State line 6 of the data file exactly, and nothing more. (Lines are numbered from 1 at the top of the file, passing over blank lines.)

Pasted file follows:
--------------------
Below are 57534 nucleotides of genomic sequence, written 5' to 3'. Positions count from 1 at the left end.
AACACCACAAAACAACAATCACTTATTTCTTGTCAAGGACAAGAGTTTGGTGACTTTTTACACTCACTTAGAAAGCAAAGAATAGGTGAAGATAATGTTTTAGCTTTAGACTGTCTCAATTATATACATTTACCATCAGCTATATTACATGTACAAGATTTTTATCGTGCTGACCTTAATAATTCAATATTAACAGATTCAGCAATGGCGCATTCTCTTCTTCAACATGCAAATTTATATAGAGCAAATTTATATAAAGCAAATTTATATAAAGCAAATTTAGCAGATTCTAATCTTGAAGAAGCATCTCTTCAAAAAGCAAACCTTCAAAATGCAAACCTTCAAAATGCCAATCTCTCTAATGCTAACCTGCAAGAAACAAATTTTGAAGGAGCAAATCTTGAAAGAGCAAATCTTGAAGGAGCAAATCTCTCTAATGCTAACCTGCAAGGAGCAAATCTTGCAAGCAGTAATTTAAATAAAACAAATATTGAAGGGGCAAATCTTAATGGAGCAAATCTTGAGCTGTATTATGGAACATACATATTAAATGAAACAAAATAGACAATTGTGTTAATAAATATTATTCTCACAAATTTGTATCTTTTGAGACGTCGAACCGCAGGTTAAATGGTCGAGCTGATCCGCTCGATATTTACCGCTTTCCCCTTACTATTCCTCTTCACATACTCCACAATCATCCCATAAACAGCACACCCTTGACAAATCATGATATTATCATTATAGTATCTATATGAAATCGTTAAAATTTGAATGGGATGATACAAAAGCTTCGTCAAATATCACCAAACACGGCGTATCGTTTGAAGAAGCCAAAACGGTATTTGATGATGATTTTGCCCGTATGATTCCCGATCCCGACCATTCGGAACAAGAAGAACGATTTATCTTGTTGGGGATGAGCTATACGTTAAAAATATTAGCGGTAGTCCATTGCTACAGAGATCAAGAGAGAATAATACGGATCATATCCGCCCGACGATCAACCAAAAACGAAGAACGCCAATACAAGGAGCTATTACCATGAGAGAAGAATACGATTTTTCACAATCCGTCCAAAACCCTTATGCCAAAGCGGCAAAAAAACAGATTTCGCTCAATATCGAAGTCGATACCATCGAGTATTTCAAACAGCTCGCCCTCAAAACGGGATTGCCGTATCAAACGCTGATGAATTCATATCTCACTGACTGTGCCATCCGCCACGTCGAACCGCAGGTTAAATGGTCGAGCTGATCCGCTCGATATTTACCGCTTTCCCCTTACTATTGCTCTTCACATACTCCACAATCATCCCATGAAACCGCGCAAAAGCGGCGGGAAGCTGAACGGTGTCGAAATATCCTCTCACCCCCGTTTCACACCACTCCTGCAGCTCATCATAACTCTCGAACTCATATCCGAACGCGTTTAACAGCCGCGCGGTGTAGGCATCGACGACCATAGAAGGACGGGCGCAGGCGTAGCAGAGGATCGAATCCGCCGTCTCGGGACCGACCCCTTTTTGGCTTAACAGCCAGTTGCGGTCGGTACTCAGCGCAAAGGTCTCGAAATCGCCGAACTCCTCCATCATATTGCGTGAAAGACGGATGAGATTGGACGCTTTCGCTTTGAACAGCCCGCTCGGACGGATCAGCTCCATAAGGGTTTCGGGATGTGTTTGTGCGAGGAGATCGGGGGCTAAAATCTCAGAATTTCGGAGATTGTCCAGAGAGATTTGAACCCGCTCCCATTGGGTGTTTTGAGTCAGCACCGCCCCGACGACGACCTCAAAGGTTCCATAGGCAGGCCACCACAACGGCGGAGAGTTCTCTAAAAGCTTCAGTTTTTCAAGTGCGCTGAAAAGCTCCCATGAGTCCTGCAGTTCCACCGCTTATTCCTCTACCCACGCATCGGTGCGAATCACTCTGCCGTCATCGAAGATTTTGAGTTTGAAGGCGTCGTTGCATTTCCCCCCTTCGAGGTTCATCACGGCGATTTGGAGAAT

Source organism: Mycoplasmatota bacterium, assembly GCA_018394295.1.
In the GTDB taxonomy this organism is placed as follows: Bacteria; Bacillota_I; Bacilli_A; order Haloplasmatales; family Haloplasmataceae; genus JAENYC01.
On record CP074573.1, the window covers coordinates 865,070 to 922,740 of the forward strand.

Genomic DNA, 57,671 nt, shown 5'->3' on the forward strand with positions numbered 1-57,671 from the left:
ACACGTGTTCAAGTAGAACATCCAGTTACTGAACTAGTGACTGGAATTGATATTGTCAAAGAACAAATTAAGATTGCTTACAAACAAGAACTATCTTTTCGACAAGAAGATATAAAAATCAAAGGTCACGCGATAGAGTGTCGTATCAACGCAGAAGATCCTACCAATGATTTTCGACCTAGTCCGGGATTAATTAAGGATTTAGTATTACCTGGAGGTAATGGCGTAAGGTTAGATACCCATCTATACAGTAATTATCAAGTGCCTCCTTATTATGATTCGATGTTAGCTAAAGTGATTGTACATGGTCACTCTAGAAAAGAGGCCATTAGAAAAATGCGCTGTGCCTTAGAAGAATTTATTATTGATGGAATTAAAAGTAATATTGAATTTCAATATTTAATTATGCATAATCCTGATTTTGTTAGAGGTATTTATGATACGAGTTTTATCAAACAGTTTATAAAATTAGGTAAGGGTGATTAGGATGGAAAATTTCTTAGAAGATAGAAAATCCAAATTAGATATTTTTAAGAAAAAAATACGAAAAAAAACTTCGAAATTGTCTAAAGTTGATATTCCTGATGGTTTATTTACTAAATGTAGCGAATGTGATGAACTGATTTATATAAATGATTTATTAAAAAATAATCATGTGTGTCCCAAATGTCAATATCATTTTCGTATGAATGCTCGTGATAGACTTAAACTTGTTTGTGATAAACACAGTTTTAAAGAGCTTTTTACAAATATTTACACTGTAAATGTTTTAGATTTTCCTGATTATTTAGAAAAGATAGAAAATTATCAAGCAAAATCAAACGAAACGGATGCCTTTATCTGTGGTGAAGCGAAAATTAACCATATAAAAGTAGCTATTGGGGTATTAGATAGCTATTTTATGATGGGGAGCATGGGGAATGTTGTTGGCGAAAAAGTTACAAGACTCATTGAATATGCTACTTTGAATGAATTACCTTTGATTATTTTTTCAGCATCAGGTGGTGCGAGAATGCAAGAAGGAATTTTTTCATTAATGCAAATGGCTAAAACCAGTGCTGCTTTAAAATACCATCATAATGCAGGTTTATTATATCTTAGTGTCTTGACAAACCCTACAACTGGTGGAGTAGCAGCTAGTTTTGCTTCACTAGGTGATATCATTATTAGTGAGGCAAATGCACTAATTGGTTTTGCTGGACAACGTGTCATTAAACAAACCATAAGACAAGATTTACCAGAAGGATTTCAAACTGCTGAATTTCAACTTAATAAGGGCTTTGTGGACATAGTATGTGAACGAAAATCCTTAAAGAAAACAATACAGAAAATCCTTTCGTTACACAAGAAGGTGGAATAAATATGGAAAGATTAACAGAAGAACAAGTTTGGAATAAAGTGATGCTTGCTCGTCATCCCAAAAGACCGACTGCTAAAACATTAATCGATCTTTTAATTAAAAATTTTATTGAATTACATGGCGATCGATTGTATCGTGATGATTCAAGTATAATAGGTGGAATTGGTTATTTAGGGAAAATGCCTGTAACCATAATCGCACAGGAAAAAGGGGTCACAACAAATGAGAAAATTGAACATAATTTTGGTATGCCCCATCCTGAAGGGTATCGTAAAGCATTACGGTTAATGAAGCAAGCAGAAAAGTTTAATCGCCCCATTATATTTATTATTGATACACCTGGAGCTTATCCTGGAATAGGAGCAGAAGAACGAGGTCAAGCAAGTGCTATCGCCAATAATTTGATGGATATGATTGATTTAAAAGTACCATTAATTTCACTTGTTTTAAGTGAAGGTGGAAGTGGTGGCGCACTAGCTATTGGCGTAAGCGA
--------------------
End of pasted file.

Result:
Genomic DNA, 57,671 nt, shown 5'->3' on the forward strand with positions numbered 1-57,671 from the left: